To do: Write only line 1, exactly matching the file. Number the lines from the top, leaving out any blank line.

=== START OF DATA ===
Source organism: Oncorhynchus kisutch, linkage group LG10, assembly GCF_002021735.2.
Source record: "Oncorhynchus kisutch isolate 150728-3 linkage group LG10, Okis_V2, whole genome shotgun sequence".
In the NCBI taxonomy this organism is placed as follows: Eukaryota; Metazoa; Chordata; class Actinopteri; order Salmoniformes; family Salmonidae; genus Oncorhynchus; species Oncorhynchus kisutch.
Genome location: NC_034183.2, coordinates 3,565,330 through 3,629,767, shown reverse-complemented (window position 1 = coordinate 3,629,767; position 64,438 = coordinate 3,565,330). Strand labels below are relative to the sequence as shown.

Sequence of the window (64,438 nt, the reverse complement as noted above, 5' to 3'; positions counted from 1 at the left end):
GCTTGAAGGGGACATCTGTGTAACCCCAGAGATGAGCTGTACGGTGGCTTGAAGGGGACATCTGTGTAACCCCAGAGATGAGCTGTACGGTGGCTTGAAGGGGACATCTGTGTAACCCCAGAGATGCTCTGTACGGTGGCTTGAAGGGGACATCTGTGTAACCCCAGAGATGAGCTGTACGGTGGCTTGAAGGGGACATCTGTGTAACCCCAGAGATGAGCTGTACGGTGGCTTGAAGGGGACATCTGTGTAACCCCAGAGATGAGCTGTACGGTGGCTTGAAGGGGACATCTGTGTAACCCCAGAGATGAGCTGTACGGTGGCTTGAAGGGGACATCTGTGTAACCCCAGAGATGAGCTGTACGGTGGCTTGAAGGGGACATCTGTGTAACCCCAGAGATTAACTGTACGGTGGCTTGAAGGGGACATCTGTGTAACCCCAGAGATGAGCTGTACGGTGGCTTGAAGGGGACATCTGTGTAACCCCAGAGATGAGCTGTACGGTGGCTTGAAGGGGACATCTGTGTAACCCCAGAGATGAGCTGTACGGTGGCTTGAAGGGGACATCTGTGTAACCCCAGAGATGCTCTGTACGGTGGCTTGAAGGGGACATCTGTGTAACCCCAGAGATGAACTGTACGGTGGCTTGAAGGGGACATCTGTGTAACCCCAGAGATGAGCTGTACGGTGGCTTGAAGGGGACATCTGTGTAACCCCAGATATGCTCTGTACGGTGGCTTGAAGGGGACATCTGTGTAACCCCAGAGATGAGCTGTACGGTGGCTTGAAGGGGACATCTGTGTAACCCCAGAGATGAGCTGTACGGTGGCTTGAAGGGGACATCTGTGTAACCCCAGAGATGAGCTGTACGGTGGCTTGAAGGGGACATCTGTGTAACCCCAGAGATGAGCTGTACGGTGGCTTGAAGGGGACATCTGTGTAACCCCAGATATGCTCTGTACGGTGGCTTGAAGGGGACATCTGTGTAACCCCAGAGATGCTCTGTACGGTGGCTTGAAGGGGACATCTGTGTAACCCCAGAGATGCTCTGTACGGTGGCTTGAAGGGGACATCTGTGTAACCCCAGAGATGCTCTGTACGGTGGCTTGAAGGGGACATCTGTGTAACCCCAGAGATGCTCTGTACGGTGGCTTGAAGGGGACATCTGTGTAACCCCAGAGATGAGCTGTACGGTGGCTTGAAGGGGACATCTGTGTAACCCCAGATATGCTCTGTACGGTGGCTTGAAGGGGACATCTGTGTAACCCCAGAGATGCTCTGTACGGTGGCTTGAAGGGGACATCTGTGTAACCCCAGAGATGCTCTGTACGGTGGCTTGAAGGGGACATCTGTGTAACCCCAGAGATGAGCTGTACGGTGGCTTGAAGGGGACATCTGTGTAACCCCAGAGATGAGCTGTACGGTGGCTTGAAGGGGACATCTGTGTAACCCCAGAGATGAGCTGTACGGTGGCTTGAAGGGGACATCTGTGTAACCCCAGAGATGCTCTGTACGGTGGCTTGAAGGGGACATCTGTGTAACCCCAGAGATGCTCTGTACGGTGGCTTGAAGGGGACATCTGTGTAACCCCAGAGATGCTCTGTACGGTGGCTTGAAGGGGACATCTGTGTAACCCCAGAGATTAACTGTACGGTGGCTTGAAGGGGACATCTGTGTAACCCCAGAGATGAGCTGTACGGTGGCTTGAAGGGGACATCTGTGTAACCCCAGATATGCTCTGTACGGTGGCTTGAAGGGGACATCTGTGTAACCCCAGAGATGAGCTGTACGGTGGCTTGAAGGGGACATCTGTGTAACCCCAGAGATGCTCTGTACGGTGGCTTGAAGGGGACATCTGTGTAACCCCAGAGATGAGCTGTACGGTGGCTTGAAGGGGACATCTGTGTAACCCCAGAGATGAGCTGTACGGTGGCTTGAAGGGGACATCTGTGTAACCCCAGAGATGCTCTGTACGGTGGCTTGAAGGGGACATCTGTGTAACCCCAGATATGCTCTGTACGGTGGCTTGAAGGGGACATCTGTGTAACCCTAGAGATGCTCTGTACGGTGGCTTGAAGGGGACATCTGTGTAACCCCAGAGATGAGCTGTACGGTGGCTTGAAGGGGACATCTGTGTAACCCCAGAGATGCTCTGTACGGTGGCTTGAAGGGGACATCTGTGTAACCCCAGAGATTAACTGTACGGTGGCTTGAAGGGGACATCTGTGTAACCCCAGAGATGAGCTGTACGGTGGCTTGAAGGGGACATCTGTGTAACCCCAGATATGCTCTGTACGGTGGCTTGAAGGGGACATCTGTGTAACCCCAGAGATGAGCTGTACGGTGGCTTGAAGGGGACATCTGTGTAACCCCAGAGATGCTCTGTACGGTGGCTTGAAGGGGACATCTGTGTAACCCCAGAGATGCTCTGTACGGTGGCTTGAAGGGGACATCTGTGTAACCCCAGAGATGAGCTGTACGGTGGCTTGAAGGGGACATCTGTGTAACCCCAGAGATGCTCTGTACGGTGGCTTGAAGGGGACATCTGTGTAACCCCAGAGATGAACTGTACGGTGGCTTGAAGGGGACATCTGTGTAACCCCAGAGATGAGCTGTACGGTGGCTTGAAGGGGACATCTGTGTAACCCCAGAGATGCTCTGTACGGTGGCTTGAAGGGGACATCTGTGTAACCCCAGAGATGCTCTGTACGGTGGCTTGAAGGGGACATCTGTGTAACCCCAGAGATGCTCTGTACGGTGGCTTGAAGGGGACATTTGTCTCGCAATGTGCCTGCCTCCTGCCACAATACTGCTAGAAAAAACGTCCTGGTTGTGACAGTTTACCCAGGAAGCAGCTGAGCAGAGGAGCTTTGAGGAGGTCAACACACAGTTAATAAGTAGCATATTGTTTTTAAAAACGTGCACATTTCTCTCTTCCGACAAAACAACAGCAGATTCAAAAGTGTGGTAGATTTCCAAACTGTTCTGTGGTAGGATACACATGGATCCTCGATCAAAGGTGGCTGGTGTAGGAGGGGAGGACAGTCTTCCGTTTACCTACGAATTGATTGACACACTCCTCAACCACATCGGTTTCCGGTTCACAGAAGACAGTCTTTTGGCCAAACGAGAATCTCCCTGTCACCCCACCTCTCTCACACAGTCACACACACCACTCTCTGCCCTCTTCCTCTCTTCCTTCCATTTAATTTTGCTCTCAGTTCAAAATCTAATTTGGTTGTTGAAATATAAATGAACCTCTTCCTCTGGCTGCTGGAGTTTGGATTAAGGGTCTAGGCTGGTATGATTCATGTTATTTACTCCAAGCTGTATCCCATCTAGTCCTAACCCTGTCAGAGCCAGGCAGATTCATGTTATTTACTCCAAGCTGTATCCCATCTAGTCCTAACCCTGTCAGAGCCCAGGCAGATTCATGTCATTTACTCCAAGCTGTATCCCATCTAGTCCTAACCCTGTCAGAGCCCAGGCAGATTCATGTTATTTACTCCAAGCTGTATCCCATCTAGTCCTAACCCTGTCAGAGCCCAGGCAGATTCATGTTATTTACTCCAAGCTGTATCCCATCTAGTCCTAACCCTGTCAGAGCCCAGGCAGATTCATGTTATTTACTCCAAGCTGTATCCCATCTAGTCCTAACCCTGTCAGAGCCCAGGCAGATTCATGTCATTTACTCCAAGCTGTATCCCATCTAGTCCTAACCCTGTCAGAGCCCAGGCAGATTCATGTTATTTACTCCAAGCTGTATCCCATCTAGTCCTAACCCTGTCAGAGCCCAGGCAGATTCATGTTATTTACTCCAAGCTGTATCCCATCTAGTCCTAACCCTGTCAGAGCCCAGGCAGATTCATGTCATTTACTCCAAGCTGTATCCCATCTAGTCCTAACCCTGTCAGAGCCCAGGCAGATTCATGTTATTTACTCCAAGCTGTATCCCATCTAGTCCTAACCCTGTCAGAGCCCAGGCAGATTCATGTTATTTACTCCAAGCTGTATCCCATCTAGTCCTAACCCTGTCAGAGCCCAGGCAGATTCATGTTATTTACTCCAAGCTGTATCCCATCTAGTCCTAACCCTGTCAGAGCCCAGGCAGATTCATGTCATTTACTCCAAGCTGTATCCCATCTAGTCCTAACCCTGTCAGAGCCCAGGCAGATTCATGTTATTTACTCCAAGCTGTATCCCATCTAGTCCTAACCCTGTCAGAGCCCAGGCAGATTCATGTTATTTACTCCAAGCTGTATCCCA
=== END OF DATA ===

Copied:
Source organism: Oncorhynchus kisutch, linkage group LG10, assembly GCF_002021735.2.